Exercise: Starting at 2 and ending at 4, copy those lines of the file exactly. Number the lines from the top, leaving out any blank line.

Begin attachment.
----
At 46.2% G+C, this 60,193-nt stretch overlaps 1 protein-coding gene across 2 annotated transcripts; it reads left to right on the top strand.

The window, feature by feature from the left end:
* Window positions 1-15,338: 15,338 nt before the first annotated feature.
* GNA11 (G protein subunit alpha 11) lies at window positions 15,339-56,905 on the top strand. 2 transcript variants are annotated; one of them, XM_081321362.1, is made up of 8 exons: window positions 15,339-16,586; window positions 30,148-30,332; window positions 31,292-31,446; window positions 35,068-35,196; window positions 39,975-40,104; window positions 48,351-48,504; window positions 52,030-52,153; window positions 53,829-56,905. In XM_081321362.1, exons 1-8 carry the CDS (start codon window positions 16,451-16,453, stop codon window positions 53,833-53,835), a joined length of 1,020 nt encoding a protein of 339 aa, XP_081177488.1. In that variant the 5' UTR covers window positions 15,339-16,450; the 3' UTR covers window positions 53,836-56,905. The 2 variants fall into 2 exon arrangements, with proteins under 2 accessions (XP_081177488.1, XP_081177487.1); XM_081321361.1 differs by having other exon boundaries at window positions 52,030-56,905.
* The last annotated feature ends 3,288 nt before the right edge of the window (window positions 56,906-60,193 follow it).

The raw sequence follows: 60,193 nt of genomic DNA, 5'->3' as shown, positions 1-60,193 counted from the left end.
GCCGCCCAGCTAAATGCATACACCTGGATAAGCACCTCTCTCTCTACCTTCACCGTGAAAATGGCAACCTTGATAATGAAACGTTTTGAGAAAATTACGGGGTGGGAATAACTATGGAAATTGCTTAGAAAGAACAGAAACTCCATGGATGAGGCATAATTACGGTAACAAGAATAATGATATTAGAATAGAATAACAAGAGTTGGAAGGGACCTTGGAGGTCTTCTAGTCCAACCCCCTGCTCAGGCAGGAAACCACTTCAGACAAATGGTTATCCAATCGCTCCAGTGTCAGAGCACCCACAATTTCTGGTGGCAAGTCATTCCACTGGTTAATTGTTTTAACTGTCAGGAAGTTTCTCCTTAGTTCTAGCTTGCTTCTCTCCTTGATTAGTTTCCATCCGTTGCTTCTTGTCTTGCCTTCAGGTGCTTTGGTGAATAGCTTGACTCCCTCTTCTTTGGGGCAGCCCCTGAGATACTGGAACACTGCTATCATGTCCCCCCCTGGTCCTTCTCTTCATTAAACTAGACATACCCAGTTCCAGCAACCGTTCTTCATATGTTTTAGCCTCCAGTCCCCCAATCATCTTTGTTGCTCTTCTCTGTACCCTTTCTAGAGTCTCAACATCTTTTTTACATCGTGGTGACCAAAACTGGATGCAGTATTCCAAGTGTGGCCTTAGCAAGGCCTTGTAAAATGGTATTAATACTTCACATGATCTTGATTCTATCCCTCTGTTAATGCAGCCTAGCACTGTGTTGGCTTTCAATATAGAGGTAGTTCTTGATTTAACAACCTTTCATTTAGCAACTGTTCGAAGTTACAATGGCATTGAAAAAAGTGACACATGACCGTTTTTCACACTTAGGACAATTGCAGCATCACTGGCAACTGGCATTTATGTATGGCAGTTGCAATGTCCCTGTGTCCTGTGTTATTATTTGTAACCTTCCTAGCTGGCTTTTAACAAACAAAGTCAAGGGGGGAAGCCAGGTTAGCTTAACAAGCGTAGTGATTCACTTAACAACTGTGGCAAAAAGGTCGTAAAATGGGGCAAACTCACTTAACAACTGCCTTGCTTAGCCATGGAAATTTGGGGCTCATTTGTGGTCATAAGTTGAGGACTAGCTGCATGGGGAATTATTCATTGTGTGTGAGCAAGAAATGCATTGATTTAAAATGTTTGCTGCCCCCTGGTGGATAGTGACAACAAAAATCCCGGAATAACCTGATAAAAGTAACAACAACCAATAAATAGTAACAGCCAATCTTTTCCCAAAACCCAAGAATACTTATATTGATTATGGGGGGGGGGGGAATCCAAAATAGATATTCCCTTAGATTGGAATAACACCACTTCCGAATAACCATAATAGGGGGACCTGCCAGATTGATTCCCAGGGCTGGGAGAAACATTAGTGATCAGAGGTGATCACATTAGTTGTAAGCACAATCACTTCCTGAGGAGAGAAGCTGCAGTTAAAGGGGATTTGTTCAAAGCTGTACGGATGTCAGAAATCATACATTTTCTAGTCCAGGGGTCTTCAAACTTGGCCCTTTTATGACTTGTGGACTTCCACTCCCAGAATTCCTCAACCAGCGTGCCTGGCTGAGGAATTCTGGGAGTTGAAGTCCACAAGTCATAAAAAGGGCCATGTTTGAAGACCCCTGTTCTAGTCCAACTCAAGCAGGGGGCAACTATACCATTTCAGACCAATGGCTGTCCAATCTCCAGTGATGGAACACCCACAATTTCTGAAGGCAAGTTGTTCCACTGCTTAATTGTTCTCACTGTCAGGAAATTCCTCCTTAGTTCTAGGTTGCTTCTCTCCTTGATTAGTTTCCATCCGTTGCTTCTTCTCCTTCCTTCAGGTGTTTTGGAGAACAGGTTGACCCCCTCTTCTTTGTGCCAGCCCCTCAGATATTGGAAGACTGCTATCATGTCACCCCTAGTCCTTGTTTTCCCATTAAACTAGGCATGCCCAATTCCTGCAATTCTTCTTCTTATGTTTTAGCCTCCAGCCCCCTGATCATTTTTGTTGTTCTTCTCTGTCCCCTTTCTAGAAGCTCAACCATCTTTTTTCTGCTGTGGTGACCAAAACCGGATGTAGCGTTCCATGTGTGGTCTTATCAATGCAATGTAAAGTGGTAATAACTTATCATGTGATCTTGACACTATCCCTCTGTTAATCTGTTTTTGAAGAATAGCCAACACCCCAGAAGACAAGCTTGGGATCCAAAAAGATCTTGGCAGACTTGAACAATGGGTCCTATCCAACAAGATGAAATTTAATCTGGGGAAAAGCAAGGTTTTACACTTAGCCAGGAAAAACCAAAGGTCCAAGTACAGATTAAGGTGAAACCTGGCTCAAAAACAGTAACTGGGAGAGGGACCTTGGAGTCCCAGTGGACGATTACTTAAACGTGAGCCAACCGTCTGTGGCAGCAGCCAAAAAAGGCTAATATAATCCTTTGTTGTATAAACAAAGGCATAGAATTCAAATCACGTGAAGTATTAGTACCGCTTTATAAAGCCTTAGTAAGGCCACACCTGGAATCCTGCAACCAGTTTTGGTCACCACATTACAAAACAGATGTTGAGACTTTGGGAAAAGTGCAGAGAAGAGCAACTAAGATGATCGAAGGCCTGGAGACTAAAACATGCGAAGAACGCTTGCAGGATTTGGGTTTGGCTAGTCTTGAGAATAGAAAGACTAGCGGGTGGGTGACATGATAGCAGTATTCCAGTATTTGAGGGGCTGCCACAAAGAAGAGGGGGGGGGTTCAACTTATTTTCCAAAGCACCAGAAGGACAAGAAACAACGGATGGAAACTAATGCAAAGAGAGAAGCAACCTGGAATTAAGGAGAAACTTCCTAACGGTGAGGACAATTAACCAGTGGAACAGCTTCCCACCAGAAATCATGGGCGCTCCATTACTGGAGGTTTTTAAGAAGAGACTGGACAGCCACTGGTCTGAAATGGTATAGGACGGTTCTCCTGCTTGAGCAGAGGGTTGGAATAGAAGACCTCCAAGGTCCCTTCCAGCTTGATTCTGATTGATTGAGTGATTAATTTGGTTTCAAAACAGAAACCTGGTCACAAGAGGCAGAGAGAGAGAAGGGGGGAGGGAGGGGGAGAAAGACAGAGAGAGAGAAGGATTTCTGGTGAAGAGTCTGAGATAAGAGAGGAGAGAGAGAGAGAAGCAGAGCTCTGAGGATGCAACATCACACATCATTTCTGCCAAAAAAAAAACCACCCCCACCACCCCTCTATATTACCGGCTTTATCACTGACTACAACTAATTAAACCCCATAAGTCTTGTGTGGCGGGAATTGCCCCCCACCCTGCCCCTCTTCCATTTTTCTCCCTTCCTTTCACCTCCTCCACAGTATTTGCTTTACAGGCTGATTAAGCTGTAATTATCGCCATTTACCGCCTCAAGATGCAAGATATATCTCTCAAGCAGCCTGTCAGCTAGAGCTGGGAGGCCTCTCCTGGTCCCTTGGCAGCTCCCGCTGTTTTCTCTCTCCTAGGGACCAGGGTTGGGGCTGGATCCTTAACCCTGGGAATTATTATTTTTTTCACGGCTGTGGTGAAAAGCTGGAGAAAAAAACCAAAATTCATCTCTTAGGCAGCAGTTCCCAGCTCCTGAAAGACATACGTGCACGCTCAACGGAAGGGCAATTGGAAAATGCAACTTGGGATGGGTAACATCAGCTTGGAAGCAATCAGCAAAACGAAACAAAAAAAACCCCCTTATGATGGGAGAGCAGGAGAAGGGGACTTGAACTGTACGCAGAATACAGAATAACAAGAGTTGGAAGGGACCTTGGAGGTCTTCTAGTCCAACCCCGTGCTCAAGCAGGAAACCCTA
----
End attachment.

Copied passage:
The window, feature by feature from the left end:
* Window positions 1-15,338: 15,338 nt before the first annotated feature.
* GNA11 (G protein subunit alpha 11) lies at window positions 15,339-56,905 on the top strand. 2 transcript variants are annotated; one of them, XM_081321362.1, is made up of 8 exons: window positions 15,339-16,586; window positions 30,148-30,332; window positions 31,292-31,446; window positions 35,068-35,196; window positions 39,975-40,104; window positions 48,351-48,504; window positions 52,030-52,153; window positions 53,829-56,905. In XM_081321362.1, exons 1-8 carry the CDS (start codon window positions 16,451-16,453, stop codon window positions 53,833-53,835), a joined length of 1,020 nt encoding a protein of 339 aa, XP_081177488.1. In that variant the 5' UTR covers window positions 15,339-16,450; the 3' UTR covers window positions 53,836-56,905. The 2 variants fall into 2 exon arrangements, with proteins under 2 accessions (XP_081177488.1, XP_081177487.1); XM_081321361.1 differs by having other exon boundaries at window positions 52,030-56,905.